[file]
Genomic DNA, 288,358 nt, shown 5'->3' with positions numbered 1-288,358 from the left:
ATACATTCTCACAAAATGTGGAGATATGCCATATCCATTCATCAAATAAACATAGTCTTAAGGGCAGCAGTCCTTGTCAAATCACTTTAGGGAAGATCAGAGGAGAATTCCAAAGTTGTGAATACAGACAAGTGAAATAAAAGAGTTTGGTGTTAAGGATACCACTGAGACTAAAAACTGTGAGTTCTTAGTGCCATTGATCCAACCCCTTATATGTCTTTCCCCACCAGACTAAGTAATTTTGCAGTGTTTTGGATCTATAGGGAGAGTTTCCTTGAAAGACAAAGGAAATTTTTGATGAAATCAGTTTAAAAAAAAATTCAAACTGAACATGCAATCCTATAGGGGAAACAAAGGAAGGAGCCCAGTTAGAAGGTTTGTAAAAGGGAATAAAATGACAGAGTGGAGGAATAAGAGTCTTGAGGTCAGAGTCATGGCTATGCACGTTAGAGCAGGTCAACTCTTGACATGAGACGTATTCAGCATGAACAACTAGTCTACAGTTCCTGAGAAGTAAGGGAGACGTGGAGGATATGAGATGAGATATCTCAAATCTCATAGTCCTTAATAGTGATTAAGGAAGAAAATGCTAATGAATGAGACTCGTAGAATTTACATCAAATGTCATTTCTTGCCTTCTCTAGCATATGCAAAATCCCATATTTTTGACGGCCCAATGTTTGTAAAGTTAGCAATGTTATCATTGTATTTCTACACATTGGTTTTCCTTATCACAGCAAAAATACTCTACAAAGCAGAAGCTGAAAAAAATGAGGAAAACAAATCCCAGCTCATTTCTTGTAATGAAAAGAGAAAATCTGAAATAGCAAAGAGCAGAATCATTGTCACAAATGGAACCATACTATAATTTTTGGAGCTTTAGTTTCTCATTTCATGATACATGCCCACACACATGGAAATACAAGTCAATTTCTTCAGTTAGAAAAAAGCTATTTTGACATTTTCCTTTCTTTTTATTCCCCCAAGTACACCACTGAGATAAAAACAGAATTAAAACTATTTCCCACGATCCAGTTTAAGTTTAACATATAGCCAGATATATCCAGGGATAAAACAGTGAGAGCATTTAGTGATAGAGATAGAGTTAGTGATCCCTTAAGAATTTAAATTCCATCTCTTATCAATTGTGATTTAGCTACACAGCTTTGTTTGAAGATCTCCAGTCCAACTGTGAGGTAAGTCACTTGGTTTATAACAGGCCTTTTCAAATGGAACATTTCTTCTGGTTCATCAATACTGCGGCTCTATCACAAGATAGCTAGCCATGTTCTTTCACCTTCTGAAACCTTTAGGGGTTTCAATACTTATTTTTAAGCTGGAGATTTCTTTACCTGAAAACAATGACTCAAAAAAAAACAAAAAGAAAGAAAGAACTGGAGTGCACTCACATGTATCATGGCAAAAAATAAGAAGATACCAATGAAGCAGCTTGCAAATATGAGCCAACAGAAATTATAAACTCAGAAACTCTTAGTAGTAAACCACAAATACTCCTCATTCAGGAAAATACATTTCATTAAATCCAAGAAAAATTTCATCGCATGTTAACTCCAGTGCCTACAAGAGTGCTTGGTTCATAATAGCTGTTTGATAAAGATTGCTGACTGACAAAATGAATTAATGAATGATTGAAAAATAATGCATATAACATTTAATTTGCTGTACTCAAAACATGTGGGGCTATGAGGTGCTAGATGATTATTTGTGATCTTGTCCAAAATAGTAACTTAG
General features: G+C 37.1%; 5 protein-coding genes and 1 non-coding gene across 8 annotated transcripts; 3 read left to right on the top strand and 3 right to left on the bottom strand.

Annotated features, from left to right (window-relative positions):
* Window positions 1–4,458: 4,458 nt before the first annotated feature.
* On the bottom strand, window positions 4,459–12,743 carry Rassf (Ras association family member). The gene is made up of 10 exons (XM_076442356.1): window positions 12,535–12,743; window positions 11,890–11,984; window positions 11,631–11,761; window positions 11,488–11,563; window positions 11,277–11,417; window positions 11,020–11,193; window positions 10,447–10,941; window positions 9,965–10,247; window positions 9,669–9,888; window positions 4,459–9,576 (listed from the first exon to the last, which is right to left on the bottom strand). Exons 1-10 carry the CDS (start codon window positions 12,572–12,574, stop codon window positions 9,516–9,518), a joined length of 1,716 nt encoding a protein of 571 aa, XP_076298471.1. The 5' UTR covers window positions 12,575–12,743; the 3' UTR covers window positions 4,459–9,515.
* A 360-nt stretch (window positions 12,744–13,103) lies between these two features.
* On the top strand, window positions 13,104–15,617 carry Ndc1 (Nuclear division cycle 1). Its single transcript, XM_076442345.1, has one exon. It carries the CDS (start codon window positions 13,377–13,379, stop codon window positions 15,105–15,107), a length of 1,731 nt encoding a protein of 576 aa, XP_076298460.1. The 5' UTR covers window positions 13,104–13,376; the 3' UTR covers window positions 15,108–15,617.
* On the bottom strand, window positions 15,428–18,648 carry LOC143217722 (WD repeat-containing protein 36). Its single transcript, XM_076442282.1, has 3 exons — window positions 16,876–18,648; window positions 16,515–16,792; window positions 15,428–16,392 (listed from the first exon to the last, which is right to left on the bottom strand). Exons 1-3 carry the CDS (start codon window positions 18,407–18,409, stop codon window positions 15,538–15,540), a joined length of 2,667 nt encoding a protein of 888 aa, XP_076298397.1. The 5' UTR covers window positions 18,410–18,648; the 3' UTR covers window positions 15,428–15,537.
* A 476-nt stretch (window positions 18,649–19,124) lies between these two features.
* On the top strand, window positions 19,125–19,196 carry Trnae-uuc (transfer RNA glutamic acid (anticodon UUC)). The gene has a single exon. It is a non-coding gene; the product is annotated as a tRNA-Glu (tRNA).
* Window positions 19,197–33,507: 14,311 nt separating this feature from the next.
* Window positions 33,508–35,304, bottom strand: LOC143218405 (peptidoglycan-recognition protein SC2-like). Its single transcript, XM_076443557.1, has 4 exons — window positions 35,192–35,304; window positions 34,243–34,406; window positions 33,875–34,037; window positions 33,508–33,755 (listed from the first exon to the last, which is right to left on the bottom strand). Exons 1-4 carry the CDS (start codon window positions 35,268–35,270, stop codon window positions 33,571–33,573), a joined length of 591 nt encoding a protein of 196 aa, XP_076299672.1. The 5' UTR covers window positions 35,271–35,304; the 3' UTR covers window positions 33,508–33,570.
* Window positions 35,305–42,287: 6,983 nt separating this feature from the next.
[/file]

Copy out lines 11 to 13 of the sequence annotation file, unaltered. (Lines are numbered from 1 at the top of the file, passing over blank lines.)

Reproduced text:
* On the top strand, window positions 19,125–19,196 carry Trnae-uuc (transfer RNA glutamic acid (anticodon UUC)). The gene has a single exon. It is a non-coding gene; the product is annotated as a tRNA-Glu (tRNA).
* Window positions 19,197–33,507: 14,311 nt separating this feature from the next.
* Window positions 33,508–35,304, bottom strand: LOC143218405 (peptidoglycan-recognition protein SC2-like). Its single transcript, XM_076443557.1, has 4 exons — window positions 35,192–35,304; window positions 34,243–34,406; window positions 33,875–34,037; window positions 33,508–33,755 (listed from the first exon to the last, which is right to left on the bottom strand). Exons 1-4 carry the CDS (start codon window positions 35,268–35,270, stop codon window positions 33,571–33,573), a joined length of 591 nt encoding a protein of 196 aa, XP_076299672.1. The 5' UTR covers window positions 35,271–35,304; the 3' UTR covers window positions 33,508–33,570.